Vice President Dr Mahamudu Bawumia on Monday launched the first ever book of Ghana’s former First Lady, Nana Konadu Agyemang-Rawlings at a ceremony held at the Labadi Beach Hotel in Accra.
The 331-page book titled: “It Takes A Woman,” is believed to be the first in a series of four books that are expected to provide deep insights into the political activism and experiences of Mrs. Rawlings, whose husband came to power through a coup d’etat in the late 1970s.
The book not only speaks about her political career and advocacy for the empowerment of women, children and the marginalized within the Ghanaian society and beyond but perfectly chronicles her family life and the struggles of her husband in capturing power especially the activities of the June 4, 1979 Revolution.
It also speaks about her childhood and the ‘funny’ fears she harboured then about adulthood, as during her conversations with her father she had wished not to live beyond age 40 because she did not want to go beyond that age for fear of seeing her skin wrinkled.
The Vice President, who made an interesting joke about that, said “thankfully she is 70 today and very beautiful.”
Dr. Bawumia, in a statement, revealed that the book provides readers with an insight into the politics of Ghana right from the era of independence.
He added that “It Takes A Woman’ teaches the path to seeking development and welfare of humanity and it teaches that the development and welfare of humanity can be tough and rough but with perseverance and fortitude, the crown of success awaits.”
He further added that “I will like to recommend this book to everyone seeking to have a detailed appreciation of the underlying spirit of women in the Ghanaian family and public service.”
According to him, Mrs. Rawlings’ autobiography would excite readers who expect to learn of the tenacity of a woman in form and by definition akin to Yaa Asantewa of the Asante lineage.
He said, “The readers who are yearning for a first-hand account of some of the happenings especially the beginning of the June 4 Revolution, will learn a lot, as they say because she has a filla.”
The Vice President revealed that “In fact, when I read the title of the book, It Takes A Woman, I initially thought it was a bit provocative but the more I think about it, the more I realize that yeah, it is true. The role and contribution of women in our society have historically been underestimated but in truth, it’s a really enormous contribution.”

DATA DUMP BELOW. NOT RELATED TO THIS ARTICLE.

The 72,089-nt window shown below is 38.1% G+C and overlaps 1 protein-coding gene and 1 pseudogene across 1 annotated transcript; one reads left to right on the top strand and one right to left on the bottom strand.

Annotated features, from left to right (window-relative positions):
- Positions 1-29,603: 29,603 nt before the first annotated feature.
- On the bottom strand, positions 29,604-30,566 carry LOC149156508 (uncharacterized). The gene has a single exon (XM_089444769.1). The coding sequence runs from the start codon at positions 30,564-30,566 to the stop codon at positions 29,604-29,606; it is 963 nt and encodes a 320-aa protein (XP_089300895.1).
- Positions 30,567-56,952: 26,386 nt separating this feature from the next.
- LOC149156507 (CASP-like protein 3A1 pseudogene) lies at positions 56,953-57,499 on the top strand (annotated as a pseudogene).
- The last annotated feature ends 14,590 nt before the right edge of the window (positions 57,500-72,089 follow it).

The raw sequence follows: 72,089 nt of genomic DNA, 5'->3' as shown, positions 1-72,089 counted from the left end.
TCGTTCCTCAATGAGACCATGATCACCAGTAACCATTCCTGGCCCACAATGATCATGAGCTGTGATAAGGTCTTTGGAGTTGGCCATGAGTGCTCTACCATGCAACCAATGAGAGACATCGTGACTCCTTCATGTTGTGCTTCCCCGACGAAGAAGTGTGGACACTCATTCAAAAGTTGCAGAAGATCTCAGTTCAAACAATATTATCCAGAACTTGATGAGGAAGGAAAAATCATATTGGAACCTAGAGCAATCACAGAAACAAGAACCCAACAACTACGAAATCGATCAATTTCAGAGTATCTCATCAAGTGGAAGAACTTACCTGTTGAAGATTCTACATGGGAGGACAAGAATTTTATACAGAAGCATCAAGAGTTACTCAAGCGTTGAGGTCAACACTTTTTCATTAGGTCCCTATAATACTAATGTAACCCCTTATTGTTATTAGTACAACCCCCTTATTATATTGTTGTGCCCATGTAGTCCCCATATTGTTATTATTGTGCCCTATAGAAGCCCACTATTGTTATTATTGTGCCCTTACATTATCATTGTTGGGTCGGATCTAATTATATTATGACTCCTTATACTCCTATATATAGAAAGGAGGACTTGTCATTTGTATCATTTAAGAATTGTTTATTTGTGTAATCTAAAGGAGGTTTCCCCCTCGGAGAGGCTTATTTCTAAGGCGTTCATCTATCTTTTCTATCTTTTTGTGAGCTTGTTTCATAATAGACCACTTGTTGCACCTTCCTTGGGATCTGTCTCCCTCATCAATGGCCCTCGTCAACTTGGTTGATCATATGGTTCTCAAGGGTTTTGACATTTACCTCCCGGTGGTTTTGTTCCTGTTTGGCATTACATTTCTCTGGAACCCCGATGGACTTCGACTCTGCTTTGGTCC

“Where would we be without our mothers?” the vice president quizzed, and encouraged men to appreciate women and treat them as equals.
He stated that “in a typical Nana Konadu’s style, the book pulls no punches in its criticism of gender discrimination and chauvinism, inequality and an aggressive pursuit of personal aggrandizement.”
He likened the former first lady to other great women around the world like the late Winnie Mandela and others who contributed immensely to the civil right movements, liberation of Africa, advancement of science and technology and education and promotion of human rights.
Dr. Bawumia observed that “Nana Konadu Agyemang-Rawlings fought for what she believed in. She fought for her conviction and used the opportunities that face her way to promote major changes in the welfare of Ghanaian women; single-handedly she has empowered the Ghanaian woman.
Mrs. Rawlings was the First Lady of Ghana from 4th June 1979 to 24th September 1979 and 31st December 1981 to 7th January 2001.
In 2016, she became the first woman to run for President of Ghana after leaving the opposition National Democratic Congress (NDC), a party founded by her husband, Jerry John Rawlings, to form the National Democratic Party (NDP).
The relationship between Mrs. Rawlings and the governing New Patriotic Party (NPP) has over the years been a ‘growing love story,’ and the presence of the Vice President, his wife Samira Bawumia and the First Lady, Rebecca Akufo-Addo, is a testament of the healthy bond between the NPP and the Rawlingses.
Africans Must Write, Read
In a brief remark at the event, Mrs. Rawlings stressed the importance of reading and writing to the development of the African continent.
She observed that it was necessary for the older generation on the continent to inculcate into the younger generation the habit of reading.
According to her, “One area that we need to strengthen is the ability to document and analyse historical information.” For her, that will help guide the continent, its people and for that matter Ghanaians.
She stressed that “we need to constantly improve on the quality of life and so we need to read as individuals and inculcate the habit of reading into the young ones. We have to encourage the young ones to read but because of the existence of iPads and tablets they are not picking books to read out of curiosity.”